Behold, a leper came to him and worshiped him, saying, "Lord, if you want to, you can make me clean."

Young's Literal Translation
and lo, a leper having come, was bowing to him, saying, 'Sir, if thou art willing, thou art able to cleanse me;'
Study Bible
The Leper's Prayer
1When Jesus came down from the mountain, large crowds followed Him. 2Suddenly a leper came and knelt before Him, saying, “Lord, if You are willing, You can make me clean.” 3Jesus reached out His hand and touched the man. “I am willing,” He said. “Be clean!” And immediately his leprosy was cleansed.…
Cross References
Matthew 8:1
When Jesus came down from the mountain, large crowds followed Him.

Matthew 8:25
The disciples went and woke Him, saying, "Lord, save us! We are perishing!"

Matthew 9:18
While Jesus was saying these things, a synagogue leader came and knelt before Him. "My daughter has just died," he said. "But come and place Your hand on her, and she will live."

Matthew 15:25
The woman came and knelt before him. "Lord, help me!" she said.

Matthew 18:26
Then the servant fell on his knees before him. 'Have patience with me,' he begged, 'and I will pay back everything.'

Matthew 20:20
Then the mother of Zebedee's sons came to Jesus with her sons and knelt down to make a request of Him.

Mark 1:40
Then a leper came to Jesus, begging on his knees: "If You are willing, You can make me clean."

Luke 5:12
While Jesus was in one of the towns, a man came along who was covered with leprosy. When he saw Jesus, he fell facedown and begged Him, "Lord, if You are willing, You can make me clean."

John 9:38
"Lord, I believe," he said. And he worshiped Jesus.

Acts 10:14
"No, Lord!" Peter answered. "I have never eaten anything impure or unclean."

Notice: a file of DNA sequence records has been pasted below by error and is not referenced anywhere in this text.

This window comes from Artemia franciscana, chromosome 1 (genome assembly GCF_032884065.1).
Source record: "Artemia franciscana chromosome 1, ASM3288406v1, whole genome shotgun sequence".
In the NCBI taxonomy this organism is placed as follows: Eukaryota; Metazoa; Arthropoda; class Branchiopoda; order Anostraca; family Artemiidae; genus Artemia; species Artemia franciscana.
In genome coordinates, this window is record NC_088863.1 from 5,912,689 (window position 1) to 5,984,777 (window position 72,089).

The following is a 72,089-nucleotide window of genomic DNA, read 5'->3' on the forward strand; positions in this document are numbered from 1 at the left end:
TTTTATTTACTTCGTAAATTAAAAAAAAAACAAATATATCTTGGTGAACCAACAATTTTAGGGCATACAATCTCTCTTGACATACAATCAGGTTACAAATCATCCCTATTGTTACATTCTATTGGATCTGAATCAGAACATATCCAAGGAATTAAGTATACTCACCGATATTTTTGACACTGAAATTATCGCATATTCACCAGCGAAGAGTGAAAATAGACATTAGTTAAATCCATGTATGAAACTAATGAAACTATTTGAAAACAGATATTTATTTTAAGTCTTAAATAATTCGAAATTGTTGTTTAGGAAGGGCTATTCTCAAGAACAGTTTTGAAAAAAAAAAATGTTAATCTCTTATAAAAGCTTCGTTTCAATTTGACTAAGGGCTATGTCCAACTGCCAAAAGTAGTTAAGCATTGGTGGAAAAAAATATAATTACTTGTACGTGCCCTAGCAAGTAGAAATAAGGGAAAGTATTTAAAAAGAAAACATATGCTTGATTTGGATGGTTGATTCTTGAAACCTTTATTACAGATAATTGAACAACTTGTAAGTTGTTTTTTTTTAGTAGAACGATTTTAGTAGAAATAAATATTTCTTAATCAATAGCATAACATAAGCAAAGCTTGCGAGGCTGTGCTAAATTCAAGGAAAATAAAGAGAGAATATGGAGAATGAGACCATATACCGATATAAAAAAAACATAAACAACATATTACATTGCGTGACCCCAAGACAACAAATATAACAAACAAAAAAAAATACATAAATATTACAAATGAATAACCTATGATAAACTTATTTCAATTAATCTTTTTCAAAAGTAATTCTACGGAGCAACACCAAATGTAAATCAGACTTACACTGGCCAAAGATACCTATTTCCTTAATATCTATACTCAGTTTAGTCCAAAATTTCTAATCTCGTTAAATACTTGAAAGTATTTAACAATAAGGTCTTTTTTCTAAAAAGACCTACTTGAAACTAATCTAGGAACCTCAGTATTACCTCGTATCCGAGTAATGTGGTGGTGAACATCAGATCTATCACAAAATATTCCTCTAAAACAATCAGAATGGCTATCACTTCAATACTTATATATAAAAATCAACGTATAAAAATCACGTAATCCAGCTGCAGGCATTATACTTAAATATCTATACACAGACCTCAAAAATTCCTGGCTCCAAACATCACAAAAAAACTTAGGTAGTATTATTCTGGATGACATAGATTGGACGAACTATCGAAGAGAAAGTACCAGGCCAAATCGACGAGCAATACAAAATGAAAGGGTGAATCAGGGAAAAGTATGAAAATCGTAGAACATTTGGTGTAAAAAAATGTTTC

Acts 10:25
As Peter was about to enter, Cornelius met him and fell at his feet to worship him.

Treasury of Scripture

And, behold, there came a leper and worshipped him, saying, Lord, if you will, you can make me clean.

behold.

Mark 1:40
And there came a leper to him, beseeching him, and kneeling down to him, and saying unto him, If thou wilt, thou canst make me clean.

Luke 5:12
And it came to pass, when he was in a certain city, behold a man full of leprosy: who seeing Jesus fell on his face, and besought him, saying, Lord, if thou wilt, thou canst make me clean.

a leper.

Matthew 10:8
Heal the sick, cleanse the lepers, raise the dead, cast out devils: freely ye have received, freely give.

Matthew 26:6
Now when Jesus was in Bethany, in the house of Simon the leper,

Leviticus 13:44-46
He is a leprous man, he is unclean: the priest shall pronounce him utterly unclean; his plague is in his head…

worshipped.

Matthew 2:11
And when they were come into the house, they saw the young child with Mary his mother, and fell down, and worshipped him: and when they had opened their treasures, they presented unto him gifts; gold, and frankincense, and myrrh.

Matthew 4:9
And saith unto him, All these things will I give thee, if thou wilt fall down and worship me.

Matthew 14:33
Then they that were in the ship came and worshipped him, saying, Of a truth thou art the Son of God.

if.

Matthew 9:28,29
And when he was come into the house, the blind men came to him: and Jesus saith unto them, Believe ye that I am able to do this? They said unto him, Yea, Lord…

Matthew 13:58
And he did not many mighty works there because of their unbelief.

Mark 9:22-24
And ofttimes it hath cast him into the fire, and into the waters, to destroy him: but if thou canst do any thing, have compassion on us, and help us…







Lexicon
Suddenly
καὶ (kai)
Conjunction
Strong's Greek 2532: And, even, also, namely.

a leper
λεπρὸς (lepros)